A misconduct hearing has today, Friday, 6 October, concluded that none of the six officers breached the standards of professional behaviour in relation to the restraint and death of Olaseni Lewis in September 2010.
The panel, led by an independent chair, and consisting of a senior officer from another force and a lay person, found that none of the officers had committed misconduct.
Deputy Assistant Commissioner Richard Martin, in charge of the Professionalism portfolio, said:
"Our sympathies remain with the family and friends of Mr Lewis. I would take this opportunity to repeat on behalf of the Met that we are sorry for their loss, and the circumstances in which Mr Lewis died.
"The officers were sent that day into a very difficult and challenging set of circumstances. Their actions have now been subject to two independent investigations, an inquest and a misconduct hearing.
“It is important that a panel – entirely independent from the Met – considered if those officers had breached police standards of professional behaviour. This also allowed Mr Lewis’ family to hear about the full circumstances of what happened that day.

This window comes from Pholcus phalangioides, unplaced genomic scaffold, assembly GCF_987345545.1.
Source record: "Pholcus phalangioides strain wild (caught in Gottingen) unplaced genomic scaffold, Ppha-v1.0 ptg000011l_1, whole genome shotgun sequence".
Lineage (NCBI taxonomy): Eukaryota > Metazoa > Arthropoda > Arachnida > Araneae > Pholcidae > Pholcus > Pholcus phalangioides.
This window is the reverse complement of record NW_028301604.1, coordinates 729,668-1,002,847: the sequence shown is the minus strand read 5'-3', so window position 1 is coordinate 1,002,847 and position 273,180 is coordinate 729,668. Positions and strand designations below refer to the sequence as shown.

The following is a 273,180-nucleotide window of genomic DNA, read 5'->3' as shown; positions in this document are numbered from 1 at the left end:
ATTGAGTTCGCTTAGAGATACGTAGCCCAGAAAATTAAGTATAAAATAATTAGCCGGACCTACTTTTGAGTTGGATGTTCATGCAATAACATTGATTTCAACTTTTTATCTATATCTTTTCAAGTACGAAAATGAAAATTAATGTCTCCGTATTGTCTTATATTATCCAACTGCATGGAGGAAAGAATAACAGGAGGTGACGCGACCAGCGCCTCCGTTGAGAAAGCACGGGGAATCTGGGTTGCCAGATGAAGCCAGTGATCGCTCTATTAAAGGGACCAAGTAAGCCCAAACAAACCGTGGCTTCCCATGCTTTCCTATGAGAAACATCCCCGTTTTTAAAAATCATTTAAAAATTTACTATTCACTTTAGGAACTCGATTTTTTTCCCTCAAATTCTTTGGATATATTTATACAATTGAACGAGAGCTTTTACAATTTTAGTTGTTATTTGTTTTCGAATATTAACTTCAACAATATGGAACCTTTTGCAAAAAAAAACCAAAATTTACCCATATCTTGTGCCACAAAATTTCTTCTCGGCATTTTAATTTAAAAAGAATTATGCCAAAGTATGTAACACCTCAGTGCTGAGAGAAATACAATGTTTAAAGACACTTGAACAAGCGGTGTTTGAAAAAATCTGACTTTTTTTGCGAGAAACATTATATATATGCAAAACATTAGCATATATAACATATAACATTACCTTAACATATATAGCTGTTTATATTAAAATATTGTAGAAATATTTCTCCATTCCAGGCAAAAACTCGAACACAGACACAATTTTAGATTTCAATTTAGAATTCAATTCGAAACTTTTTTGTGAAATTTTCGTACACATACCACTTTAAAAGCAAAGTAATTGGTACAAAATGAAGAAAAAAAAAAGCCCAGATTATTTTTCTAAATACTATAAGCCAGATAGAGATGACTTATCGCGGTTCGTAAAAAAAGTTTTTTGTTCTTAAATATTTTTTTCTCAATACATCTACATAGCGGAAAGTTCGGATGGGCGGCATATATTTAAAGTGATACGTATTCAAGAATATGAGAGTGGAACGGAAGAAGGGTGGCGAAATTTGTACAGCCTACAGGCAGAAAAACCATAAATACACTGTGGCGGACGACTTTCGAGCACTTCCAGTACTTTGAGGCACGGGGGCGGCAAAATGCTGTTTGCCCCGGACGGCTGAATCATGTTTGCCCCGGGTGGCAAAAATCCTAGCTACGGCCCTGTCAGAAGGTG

"The outcome of the Coroner’s inquest raised a number of important issues for the MPS, and policing nationally, to consider in relation to restraint techniques and training. I would reassure Mr Lewis’ family over the seven years that have passed since Mr Lewis died, the way in which the Met would respond to someone in mental health crisis in a medical institution has fundamentally changed. However, we remain mindful of the finding of the inquest jury, and continue to review and improve our policies and training.”
The death of Mr Lewis, in September 2010 at the Bethlem Hospital, was subject to two separate independent investigations by the Independent Police Complaints Commission as well as an inquest that concluded earlier this year.
Following their second investigation, the IPCC found that the named officers had a case to answer in that their conduct was a breach of the Met's standards of professional behaviour in respect of 'orders and instructions', 'duties and responsibilities' and ‘use of force’.
The IPCC directed the MPS hold a gross misconduct hearing in relation to these six officers who were all attached to Bromley Borough at the time that Mr Lewis died.
As agreed by the IPCC, the hearing - which began on Monday, 11 September - was held in private, governed by police regulations in place at the time of Mr Lewis's death. Interested parties, including Mr Lewis' family, were able to attend. The outcome was delivered in public today.